African Migrants Take to the Streets to Demand Israel Consider Asylum Requests

Human rights groups assert open detention center no different from jail. 'I didn't come for $3,500," says one refugee about government exit grant.

Ilan Lior
Ilan Lior
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Ilan Lior
Ilan Lior

An estimated 1,000 Sudanese and Eritrean migrants, along with Israeli human rights activists, marched through the streets of Tel Aviv on Saturday night to urge the government to consider the asylum requests of migrants from Africa and release the approximately 3,000 held in Israeli custody.

“I looked into the eyes of the people here with me – everyone has had enough,” said Najmaldin, a Sudanese migrant who took part in the rally and did not want to give his last name. “People want their asylum requests looked into. If someone’s a refugee he should stay here; if someone’s not a refugee he should go back to Africa.”

“We demand a solution from the Israeli government for the people who are currently in prison and for us,” he said. “The people who are in Saharonim and in south Tel Aviv – it’s the same story, the same problems.”

Human rights groups say an estimated 3,000 of the 50,000 asylum seekers in Israel are locked up in the Saharonim detention center in the Negev. The government moved 480 of them to Holot, a nearby open detention facility, after the Knesset approved a legal amendment earlier this month authorizing the open center, where migrants are locked in only at night.

Though they are technically free to leave the premises during the day, they have to be present for roll call three times a day, a restriction meant to prevent them from finding jobs outside the facility. Last week hundreds of migrants marched out of the open center in protest, but were ultimately taken back into custody.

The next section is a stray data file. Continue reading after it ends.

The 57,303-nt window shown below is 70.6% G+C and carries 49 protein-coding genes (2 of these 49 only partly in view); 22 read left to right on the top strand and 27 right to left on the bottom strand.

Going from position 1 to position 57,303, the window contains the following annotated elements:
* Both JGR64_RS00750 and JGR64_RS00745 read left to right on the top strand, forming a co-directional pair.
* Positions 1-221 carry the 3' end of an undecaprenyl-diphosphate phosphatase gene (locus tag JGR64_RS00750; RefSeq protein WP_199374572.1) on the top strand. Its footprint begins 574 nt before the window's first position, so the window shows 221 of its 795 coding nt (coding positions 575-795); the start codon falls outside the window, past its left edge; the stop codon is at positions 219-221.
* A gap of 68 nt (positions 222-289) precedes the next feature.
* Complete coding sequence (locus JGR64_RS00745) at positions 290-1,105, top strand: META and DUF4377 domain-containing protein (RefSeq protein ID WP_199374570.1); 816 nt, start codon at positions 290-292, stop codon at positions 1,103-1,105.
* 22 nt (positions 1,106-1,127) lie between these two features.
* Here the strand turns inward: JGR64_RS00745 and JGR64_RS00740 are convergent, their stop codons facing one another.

On Saturday, demonstrators marched from Levinsky Park in south Tel Aviv, where many migrants live, to Independence Hall on swanky Rothschild Boulevard. In an unplanned continuation of the protest, the demonstrators kept marching through Tel Aviv and blocked off some of the city’s roads, waving signs reading “Liberty” and “Not another jail.”

Human rights groups have said there is no real difference between the open detention center and a jail. Several of the groups have filed a High Court petition against the law that authorizes the Holot center, as well as allowing the state to hold migrants for up to a year without trial, down from three years.

Police detained two migrants for questioning Saturday on suspicion of attacking a police officer and disturbing the peace, and used pepper spray in an effort to disperse the rally.

Million, an Eritrean migrant who took part in the rally, said race was a major factor in the Israeli government’s treatment of the asylum seekers.

“The Israelis are white, the Africans are black,” he said. “The blood is the same blood. But the government of Israel, a democratic state, is not acting in a democratic manner and is putting the blacks in jail.”

Nazer said Israeli efforts to sway migrants like him to go back to Sudan or to neighboring Eritrea, by offering grants to those who leave the country, would not succeed. The cabinet recently agreed to more than double the amount offered, bringing the grant to $3,500.

“I didn’t come here for $3,500,” said Nazer. “I came here because I’m a refugee. The State of Israel wants to send us back to Sudan and Eritrea. How can we go back? There’s a war there.”

African migrants demonstrating at Tel Aviv's Levinsky Park on Saturday night.Credit: Tomer Appelbaum

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